I’d like to introduce those of you haven’t heard about Read Tuesday to this spectacular event!
I’d like to thank Jennifer, Writings of a Mrs., for the opportunity to do this guest post. (*my pleasure Chris*)
The problem with Black Friday for book sales:
Every year when Black Friday arrives, customers do plenty of shopping, buying products for themselves and gifts for others. Stores offer enticing discounts, at least on select products, and shoppers stand in lines for hours before the stores even open.
I love to read books, and I sometimes buy books as gifts, too. However, it occurred to me that I don’t buy books on Black Friday.
We’re busy buying electronics, tools, toys, and clothing. Bookstores probably pick up some traffic, too. But most of the Black Friday shoppers are aiming for tablets, video games, and other hot items besides books.
The books I see discounted on Black Friday aren’t what I’m looking for. That’s my experience with Black Friday as a reader and shopper. Let me turn to my experience as an author.
I published my first book in 2008. When Black Friday rolled around, I was really looking forward to it. I shouldn’t have, since it turned out that I didn’t sell one book that day. It really got me thinking. Since 2008, I have sold some books on Black Friday, but nothing like normal. The same has been true for Cyber Monday.
Of course, it depends on the book, but many of my books actually are purchased as gifts, which is why sales of my books usually improve considerably in December (paperbacks, especially, so you can’t attribute this to e-readers that people are buying). However, not many people buy my books as gifts on Black Friday.
Authors would like to get some of the Black Friday business. Who wouldn’t? One thing you can do, as an author, is discount your book on Black Friday and promote this sale. But even then, it’s a challenge because people are so intent on buying other products on this day.
A possible solution:
This year a possible solution came to me: What if several authors got together and promoted their book sales on one day to create a Black Friday type of sales event just for books?
I suggested this on my blog in late September, and the support has been amazing.
We’re calling it Read Tuesday and it’s scheduled for December 10, 2013. We have:
* an official Read Tuesday website, http://readtuesday.com/
* a Twitter page, https://twitter.com/ReadTuesday (follow us @ReadTuesday and use the hashtag #ReadTuesday in related tweets)
* a Facebook page, https://www.facebook.com/ReadTuesday
We already have a large show of support considering the program was launched in early October.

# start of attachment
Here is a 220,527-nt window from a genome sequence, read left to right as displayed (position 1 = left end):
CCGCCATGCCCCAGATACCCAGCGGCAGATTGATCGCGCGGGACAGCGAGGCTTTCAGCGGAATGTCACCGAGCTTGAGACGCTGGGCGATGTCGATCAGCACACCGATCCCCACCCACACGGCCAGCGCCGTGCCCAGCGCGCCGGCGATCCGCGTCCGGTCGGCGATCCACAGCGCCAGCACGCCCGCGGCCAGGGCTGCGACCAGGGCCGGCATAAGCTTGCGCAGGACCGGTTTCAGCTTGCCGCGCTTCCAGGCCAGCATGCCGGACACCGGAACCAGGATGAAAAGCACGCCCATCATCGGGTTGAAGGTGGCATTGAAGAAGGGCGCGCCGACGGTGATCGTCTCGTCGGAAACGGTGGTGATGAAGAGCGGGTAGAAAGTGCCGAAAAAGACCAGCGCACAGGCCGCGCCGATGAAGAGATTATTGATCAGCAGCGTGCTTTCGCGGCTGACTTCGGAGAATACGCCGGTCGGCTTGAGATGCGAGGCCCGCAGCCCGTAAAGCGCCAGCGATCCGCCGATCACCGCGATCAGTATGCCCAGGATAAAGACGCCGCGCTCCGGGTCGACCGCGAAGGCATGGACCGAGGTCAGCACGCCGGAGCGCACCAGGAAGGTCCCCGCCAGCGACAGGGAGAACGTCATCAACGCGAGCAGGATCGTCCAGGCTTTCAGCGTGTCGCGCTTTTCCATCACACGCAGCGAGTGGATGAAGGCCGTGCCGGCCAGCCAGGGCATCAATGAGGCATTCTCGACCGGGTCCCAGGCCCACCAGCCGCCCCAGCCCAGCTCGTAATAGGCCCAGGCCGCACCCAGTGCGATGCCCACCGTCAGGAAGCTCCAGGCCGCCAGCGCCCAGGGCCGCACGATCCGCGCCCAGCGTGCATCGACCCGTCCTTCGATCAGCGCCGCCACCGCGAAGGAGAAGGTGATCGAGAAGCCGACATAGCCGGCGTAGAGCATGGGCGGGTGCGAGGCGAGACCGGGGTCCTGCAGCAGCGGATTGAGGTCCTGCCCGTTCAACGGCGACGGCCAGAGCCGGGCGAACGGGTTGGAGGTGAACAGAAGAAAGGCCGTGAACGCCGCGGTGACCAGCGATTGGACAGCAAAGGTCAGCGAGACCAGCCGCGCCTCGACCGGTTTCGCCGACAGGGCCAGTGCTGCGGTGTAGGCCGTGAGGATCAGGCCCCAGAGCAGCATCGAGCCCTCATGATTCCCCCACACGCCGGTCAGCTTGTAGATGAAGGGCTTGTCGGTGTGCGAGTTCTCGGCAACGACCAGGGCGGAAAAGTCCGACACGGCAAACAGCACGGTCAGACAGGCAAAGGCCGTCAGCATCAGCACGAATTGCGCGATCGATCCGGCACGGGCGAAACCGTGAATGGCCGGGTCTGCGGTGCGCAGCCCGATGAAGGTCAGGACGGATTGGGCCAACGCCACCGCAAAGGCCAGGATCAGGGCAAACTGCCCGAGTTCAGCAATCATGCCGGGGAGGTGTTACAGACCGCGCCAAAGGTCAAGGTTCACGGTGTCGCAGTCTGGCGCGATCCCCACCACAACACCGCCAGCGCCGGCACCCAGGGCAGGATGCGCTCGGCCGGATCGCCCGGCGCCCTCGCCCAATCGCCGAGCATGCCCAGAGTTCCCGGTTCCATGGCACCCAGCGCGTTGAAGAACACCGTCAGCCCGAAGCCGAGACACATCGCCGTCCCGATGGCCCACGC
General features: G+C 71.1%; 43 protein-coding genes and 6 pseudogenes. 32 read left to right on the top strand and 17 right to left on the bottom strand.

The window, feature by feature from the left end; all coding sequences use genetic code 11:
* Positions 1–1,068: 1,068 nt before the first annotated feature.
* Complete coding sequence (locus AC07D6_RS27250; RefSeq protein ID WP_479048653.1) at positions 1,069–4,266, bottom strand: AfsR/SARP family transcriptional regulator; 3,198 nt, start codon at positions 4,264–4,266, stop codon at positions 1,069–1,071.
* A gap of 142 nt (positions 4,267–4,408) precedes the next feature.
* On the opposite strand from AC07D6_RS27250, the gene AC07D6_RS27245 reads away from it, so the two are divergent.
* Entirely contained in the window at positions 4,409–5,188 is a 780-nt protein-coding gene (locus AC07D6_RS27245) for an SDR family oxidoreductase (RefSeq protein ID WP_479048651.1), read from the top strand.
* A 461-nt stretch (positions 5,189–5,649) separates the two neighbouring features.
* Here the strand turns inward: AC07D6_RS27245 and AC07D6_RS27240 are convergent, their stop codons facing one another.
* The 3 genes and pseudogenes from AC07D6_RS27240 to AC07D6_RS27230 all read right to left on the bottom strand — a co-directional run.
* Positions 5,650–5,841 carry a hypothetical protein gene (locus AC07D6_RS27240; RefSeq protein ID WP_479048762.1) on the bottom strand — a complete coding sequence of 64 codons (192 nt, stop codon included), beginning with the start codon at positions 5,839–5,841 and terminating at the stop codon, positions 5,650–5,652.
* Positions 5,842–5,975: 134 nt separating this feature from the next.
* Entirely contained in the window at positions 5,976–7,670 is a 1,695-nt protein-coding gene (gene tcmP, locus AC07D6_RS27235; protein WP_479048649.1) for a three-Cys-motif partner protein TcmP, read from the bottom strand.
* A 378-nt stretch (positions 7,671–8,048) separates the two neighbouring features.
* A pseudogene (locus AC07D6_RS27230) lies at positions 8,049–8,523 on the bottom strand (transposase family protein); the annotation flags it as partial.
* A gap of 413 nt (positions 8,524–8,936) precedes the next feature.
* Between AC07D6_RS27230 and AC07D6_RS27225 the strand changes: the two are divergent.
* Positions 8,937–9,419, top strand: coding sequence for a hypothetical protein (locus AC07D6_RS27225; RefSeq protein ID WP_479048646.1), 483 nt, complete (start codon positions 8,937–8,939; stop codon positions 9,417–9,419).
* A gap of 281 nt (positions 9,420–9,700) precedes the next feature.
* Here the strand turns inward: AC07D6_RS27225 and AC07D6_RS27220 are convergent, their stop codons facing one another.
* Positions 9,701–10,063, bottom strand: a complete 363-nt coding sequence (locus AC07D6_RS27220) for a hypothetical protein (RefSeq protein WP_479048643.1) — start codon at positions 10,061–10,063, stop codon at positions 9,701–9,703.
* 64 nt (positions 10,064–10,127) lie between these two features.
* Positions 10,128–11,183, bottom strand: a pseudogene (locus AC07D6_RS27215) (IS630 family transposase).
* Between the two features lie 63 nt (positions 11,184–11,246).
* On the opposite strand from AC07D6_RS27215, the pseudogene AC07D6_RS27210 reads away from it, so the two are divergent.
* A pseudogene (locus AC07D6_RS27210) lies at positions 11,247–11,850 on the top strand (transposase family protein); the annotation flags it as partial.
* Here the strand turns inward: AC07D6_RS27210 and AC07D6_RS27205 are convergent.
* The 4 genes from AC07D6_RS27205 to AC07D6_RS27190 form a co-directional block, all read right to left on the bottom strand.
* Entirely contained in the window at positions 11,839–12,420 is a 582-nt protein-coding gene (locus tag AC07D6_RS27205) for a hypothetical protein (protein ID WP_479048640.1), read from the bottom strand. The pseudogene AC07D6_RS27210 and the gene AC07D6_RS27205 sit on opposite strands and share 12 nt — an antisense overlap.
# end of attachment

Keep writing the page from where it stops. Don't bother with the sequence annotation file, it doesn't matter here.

Of course, just having a website doesn’t make an event successful. What helps is to have a lot of early support among both readers and authors. We’re advertising the event and looking for other ways to help spread the news and create buzz for Read Tuesday. We’re also looking to go beyond the blog to reach more readers.
A great thing about the program is that both author and reader participation are free. Everyone is eligible; there are no fees, no subscriptions, no newsletters, nothing to sign up for.
The one-day sales promo is an idea that some authors have employed successfully, and the books that are normally priced much higher and rarely discounted can be great savings for readers. With authors from around the globe coordinating their promotional efforts to bring a huge book sales event to readers, this becomes a wonderful opportunity for:
* readers to enjoy great savings
* people to gift books at amazing discounts
* authors to get a nice fourth quarter sales boost
Authors can use the Read Tuesday event to help market their own books. By promoting the event while also mentioning their own books, Read Tuesday can help authors market books in a way that doesn’t seem like self-promotion (because it isn’t) and may therefore be more effective at grabbing the interest of readers.
Anyone may use the Read Tuesday images (http://readtuesday.com/images/), designed by artist Melissa Stevens (http://www.theillustratedauthor.net/), for free to support the event in a positive way. Feel free to add a Read Tuesday logo to your sidebar to show your support.
Other ways to show support include liking or following the Read Tuesday pages and helping to share the news. Even mentioning it by word of mouth would be a big help.
Thank you, Jennifer, Writings of a Mrs., for helping us to spread the word about Read Tuesday.
Chris McMullen’s blog: http://chrismcmullen.wordpress.com/
The Read Tuesday website: http://readtuesday.com/
- Read Tuesday: We need your help to get the word out! (redclayandroses1.wordpress.com)
- Read Tuesday: Like Black Friday, Except for Book Sales (It’s Going to Be HUGE!) (legendsofwindemere.com)